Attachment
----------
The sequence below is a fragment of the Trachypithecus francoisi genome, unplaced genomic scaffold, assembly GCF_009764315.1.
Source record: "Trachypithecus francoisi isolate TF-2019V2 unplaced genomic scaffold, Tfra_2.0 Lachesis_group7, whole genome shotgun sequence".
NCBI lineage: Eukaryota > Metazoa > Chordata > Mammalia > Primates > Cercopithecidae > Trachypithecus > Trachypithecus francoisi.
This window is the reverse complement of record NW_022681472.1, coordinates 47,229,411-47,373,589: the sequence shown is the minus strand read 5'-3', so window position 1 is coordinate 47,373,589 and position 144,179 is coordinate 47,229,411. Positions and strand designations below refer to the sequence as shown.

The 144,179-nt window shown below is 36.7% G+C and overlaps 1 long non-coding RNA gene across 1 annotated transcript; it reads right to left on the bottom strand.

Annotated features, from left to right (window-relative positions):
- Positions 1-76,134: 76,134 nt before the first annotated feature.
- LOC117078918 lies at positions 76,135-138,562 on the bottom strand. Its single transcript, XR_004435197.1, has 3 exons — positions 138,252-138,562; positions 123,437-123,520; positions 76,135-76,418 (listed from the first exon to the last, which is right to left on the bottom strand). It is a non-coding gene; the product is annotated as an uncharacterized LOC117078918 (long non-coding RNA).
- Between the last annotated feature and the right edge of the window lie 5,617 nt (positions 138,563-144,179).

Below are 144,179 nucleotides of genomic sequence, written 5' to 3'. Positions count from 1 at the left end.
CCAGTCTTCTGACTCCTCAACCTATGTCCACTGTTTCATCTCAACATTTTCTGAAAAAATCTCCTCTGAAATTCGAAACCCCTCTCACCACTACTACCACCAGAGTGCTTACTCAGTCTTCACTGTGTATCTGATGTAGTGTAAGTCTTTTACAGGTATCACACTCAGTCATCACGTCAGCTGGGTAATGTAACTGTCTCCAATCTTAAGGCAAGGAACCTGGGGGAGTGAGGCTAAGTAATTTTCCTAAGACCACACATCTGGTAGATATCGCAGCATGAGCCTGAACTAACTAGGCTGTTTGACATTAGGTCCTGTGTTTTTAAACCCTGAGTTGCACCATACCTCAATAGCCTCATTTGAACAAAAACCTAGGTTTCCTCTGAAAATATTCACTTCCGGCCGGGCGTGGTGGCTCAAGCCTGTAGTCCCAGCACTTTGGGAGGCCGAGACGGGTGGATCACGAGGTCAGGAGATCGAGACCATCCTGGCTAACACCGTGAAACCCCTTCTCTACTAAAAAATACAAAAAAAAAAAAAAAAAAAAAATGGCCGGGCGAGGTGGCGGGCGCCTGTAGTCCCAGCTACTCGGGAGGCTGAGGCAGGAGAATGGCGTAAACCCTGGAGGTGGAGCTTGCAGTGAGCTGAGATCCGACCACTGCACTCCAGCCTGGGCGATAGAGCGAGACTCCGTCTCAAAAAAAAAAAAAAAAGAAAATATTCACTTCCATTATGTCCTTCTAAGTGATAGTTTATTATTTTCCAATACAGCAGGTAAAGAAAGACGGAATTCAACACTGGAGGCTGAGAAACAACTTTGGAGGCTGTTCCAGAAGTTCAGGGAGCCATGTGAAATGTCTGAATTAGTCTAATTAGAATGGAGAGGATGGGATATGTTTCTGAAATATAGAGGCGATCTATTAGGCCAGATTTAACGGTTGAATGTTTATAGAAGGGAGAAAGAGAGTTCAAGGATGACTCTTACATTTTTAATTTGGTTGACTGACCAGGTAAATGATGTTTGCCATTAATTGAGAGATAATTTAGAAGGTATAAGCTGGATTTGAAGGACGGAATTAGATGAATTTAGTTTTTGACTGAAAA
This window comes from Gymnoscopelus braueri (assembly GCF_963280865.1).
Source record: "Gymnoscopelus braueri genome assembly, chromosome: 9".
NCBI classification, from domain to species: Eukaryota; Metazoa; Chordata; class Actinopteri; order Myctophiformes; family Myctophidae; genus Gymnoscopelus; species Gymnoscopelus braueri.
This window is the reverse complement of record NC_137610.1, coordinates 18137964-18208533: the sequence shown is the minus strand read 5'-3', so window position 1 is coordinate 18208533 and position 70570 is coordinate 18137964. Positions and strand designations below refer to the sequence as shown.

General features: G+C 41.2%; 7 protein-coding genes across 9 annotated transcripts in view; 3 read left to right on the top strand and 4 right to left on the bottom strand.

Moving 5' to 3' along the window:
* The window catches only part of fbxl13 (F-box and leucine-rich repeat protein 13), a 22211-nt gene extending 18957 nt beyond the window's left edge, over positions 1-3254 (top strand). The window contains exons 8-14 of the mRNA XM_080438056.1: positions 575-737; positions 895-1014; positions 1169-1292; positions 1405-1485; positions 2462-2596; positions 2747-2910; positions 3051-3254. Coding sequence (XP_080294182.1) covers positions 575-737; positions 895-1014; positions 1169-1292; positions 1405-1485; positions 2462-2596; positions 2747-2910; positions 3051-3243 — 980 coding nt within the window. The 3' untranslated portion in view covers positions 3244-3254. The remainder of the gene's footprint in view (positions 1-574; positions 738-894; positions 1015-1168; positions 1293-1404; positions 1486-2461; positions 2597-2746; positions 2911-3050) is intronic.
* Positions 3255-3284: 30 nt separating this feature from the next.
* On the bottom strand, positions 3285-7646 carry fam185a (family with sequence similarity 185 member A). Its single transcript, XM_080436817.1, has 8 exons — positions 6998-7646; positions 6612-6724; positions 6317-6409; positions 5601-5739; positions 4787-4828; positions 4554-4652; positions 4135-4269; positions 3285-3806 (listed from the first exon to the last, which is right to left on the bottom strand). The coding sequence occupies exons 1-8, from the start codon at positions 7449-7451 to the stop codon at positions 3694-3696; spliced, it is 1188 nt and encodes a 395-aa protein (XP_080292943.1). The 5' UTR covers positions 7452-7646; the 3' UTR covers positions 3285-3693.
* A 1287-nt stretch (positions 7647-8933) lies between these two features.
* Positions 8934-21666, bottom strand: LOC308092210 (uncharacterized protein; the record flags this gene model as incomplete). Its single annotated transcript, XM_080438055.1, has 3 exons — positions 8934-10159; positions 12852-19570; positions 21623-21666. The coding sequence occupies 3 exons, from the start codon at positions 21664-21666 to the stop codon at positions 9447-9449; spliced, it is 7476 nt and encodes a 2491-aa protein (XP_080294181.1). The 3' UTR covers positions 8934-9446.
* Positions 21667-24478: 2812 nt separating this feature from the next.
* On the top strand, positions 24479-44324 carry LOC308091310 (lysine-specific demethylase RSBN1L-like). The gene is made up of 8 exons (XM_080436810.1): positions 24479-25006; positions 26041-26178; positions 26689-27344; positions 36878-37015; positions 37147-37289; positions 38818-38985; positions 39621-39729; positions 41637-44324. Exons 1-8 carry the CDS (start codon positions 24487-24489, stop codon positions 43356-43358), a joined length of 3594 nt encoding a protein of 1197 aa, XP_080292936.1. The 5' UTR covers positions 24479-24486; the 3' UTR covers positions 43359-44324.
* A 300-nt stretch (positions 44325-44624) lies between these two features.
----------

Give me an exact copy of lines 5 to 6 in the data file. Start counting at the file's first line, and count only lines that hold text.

The 144,179-nt window shown below is 36.7% G+C and overlaps 1 long non-coding RNA gene across 1 annotated transcript; it reads right to left on the bottom strand.

Annotated features, from left to right (window-relative positions):